Shifting into first brings much more positive thoughts. The shifter action is light and quite precise. Maybe not the best in the business, but certainly pleasant to use. Leaving the parking lot, you notice the first difference between the Biturbo and ordinary Astra, in the form of loud scratching sound when the front splitter hits the ground for the first of many times. In the beginning, you drive slow and carefully to prevent this from happening. Then, you realize it’s pointless exercise and just wonder when you’ll rip it off (as I found out later, Opel employees bolted the splitter to the bumper to prevent journos from losing it somewhere).

From a European perspective, the Astra feels massive inside. Compared competitors like the Ford Focus or Renault Mégane, it seems to be just so much bigger – which gives you a feeling of safety, but also makes parking quite tricky. If you’re buying one, don’t forget to add both front and rear parking sensors, or, better yet, a back-up camera.

Astra_04

I may have criticized the Tesla Model S for having no tactile controls, but the Astra is at the other end of the spectrum. There’s incomprehensible sea of buttons, captioned with confusing acronyms. If you’re new to the car, you will be hopelessly lost. I did find myself acclimating to this layout as I drove it, but I’d be worried if that didn’t happen.

Quibbles aside, the Astra is a nice car to drive. Even with the Biturbo’s stiffer suspension and on large 18” wheels, it’s reasonably supple. Hit the sport button and you’re treated to less steering assistance, quicker accelerator response and the red glow of the instruments – of, and the adjustable dampers firm up, making the ride a bit more brittle. Luckily, you can disable any of these. I really hated the red instruments.

While most of the diesel hot hatches seem stuck on getting the best Nurburgring lap time – and suffering for it in the real world- the Astra feels more grown-up, more comfortable . On our drive into the twisties, with sport mode on and the radio turned down, the Astra delivered a competent, but not exactly exhilirating performance. Handling was fairly neutral, even with the heavy diesel engine up front. Like most modern racks, the steering has a bit of a dead-zone on-center, but it’s well weighted. The clutch and gear change are all nicely done.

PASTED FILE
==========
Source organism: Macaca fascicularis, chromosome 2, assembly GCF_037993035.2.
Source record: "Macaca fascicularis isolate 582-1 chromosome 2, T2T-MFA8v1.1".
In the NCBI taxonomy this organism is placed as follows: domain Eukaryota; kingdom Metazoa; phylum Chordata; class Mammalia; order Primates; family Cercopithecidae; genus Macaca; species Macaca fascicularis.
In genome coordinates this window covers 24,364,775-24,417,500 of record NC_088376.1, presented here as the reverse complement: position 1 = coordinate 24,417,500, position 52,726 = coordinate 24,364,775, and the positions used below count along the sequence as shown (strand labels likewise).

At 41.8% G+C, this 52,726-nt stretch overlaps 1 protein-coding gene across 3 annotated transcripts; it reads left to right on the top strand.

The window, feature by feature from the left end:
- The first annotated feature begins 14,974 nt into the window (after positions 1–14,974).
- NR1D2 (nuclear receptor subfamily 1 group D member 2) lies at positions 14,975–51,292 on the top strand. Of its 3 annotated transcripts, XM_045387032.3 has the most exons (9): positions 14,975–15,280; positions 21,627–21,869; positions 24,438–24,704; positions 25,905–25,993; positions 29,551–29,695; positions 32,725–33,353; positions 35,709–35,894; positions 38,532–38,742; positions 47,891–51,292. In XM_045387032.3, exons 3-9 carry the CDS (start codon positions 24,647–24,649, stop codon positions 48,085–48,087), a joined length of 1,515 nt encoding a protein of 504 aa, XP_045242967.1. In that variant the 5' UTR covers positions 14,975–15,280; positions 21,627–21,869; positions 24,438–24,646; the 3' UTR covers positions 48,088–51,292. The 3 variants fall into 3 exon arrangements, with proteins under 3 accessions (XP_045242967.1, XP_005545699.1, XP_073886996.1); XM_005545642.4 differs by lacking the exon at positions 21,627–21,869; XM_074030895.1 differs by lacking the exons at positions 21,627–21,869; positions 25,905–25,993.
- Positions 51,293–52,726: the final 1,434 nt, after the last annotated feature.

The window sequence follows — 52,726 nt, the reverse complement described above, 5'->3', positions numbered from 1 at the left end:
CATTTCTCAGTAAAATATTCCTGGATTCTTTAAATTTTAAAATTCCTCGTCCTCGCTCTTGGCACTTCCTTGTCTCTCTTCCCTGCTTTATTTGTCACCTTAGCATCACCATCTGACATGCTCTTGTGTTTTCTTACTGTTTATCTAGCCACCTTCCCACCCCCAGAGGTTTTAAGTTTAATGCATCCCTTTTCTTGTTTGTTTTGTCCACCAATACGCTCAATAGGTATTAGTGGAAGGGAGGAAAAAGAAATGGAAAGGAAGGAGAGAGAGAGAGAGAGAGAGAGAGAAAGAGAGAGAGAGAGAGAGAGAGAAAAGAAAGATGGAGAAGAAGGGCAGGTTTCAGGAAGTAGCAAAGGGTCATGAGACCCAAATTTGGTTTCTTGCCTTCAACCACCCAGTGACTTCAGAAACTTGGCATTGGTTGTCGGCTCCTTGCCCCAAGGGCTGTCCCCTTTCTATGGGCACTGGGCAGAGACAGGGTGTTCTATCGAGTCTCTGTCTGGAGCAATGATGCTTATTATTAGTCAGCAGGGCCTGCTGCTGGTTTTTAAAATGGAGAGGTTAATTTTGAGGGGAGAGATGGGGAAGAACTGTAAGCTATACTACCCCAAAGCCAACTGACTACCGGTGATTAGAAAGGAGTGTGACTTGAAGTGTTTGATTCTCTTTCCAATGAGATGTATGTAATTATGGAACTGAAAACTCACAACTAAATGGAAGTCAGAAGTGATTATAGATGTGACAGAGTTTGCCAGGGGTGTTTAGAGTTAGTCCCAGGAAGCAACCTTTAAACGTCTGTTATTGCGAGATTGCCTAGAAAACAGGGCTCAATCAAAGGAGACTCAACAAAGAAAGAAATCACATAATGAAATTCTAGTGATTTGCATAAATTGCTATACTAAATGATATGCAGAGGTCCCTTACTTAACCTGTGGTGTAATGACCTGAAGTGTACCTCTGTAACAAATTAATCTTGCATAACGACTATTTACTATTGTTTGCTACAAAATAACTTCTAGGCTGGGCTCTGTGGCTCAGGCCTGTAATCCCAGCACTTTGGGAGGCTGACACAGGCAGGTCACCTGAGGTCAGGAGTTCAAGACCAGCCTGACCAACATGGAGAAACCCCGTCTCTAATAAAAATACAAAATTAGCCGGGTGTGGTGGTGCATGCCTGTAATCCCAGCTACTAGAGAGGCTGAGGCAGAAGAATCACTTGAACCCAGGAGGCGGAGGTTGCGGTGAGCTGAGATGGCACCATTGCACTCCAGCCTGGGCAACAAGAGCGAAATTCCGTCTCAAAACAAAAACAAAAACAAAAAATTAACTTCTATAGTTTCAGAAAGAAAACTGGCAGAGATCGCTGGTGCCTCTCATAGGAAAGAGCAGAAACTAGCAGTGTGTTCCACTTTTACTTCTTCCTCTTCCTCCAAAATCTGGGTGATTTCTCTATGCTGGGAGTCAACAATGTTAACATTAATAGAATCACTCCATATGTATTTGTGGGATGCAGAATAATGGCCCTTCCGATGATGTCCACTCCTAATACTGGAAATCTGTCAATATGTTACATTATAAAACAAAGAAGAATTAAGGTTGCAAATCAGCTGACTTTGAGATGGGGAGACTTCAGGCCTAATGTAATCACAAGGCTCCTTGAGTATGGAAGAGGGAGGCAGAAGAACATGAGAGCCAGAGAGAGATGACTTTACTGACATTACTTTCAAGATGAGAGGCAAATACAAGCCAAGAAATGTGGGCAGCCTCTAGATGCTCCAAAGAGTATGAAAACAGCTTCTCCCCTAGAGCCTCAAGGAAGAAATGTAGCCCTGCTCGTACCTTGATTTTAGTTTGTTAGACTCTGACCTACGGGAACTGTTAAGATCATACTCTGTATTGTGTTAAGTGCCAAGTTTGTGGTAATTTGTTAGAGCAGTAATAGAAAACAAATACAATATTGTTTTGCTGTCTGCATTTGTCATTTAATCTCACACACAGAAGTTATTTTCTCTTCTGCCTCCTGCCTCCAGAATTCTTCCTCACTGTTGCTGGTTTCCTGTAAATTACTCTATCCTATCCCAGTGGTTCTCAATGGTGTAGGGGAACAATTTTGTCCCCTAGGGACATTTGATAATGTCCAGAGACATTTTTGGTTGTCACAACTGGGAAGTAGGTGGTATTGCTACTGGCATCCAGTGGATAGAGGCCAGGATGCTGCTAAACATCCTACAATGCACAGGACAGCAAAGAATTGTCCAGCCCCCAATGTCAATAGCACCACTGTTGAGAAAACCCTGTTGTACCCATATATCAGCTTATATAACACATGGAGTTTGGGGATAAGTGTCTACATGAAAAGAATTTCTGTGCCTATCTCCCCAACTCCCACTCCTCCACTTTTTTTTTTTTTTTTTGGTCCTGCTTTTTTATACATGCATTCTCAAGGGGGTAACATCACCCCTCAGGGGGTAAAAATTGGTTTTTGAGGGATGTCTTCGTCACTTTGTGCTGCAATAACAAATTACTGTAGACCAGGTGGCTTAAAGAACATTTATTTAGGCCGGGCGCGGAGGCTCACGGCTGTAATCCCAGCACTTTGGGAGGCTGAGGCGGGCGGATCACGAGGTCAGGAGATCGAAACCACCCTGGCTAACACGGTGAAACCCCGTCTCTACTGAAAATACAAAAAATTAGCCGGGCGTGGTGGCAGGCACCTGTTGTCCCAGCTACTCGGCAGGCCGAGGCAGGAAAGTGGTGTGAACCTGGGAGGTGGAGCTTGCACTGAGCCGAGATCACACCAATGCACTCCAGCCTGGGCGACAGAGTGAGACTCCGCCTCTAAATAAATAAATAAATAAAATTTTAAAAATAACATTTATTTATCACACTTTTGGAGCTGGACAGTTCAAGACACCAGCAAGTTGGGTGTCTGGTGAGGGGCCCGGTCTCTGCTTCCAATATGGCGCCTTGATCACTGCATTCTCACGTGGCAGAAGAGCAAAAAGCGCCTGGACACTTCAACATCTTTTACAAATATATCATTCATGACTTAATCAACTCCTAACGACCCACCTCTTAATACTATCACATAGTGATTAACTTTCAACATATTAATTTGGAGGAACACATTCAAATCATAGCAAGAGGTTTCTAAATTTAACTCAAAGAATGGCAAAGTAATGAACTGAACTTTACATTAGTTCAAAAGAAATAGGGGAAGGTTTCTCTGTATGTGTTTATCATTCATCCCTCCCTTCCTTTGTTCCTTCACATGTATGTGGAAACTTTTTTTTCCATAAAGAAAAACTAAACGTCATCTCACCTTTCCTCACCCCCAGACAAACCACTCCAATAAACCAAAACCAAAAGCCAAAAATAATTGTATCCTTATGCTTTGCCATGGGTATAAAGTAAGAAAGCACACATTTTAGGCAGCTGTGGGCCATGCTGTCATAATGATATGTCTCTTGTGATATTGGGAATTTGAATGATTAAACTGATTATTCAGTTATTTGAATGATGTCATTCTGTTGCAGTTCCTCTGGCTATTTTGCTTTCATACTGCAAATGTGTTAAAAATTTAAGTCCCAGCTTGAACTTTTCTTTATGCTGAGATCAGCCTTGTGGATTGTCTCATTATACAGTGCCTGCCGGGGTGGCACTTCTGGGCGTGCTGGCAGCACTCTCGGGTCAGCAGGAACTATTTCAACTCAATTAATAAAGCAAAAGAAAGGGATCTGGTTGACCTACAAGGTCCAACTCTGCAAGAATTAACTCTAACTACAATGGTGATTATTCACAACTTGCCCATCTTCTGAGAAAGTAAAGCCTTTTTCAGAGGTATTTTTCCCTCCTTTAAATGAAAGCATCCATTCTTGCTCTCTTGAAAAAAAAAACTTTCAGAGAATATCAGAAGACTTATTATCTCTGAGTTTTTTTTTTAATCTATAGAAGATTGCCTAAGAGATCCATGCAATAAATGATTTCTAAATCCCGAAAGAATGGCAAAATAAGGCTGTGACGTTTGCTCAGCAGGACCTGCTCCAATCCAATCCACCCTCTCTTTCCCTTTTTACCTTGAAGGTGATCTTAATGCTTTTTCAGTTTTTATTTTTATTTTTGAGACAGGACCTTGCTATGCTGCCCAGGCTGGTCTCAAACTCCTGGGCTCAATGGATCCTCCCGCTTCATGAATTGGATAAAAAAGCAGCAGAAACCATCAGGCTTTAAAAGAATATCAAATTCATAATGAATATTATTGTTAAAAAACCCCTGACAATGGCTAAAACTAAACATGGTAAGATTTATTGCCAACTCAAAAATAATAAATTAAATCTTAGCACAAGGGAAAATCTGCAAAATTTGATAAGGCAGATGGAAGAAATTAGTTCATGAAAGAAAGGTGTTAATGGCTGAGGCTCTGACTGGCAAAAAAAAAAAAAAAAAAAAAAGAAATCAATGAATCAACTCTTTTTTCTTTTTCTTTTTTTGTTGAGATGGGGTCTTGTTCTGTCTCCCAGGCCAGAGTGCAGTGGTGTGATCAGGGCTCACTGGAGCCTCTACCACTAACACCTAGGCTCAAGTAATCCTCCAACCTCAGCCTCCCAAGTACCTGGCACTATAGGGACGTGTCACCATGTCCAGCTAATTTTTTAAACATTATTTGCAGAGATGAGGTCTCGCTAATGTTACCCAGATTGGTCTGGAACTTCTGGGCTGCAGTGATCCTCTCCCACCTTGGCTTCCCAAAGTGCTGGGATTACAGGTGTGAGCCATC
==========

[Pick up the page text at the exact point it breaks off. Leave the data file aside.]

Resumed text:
But American wagon enthusiasts need to temper their expectations. This is not a fiesty hot hatch like the Focus ST. It feels much more like a GT, at home on highways rather than back roads, and all its heft – perceived or real (it weighs about 3700 lbs) makes it feel like it was meant to be a Buick from the beginning.

The only trouble is that once you get to cruising speed and the engine noise fades into background, it’s replaced by even more unpleasant road and aerodynamic noise. At typical A-road speed of 50-70mph, it’s a bit annoying, but not terrible. At highway speeds of 80 or 90mph, it starts to bother you. And if you’re in the hurry and try to keep the Astra at 110-120mph, it’s hard to even listen to the radio.

Fuel economy is one area that doesn’t disappoint. At a typical relaxed pace (55-60mph on major roads), the Astra can get over 40 mpg. And only when driven really hard in the twisties, with the pedal to the metal on each and every straight and the speedo needle sometimes nudging 100mph, it barely gets under 20mpg. High-speed, cruising with speeds in the triple digits brought similar numbers.

Astra_05

 But, would the diesel Verano (GSD, maybe?) be a good car for America? I’m not sure. First of all, the economics for a diesel passenger car rare make sense with fuel prices so low (yes, I know, resale and all that matters too). And as much as North Americans may fetishize the idea of a diesel performance wagon, I’m not sold on the tradeoffs in refinement that the Biturbo Astra requires. In Europe, this car costs as much as a Ford Focus ST wagon, which is much faster, much more fun and not much worse on fuel when cruising on the highway.

But if you’re really hell bent on getting a diesel, manual wagon, this would be a nice choice.

@VojtaDobes is motoring journalist from Czech Republic, who previously worked for local editions of Autocar and TopGear magazines. Today, he runs his own website, www.Autickar.cz and serves as editor-in-chief at www.USmotors.cz. After a failed adventure with importing classic American cars to Europe, he is utterly broke, so he drives a borrowed Lincoln Town Car. His previous cars included a 1988 Caprice in NYC Taxi livery, a hot-rodded Opel Diplomat, two Dodge Coronets, a Simca, a Fiat 600 and Austin Maestro. He has never owned a diesel, manual wagon.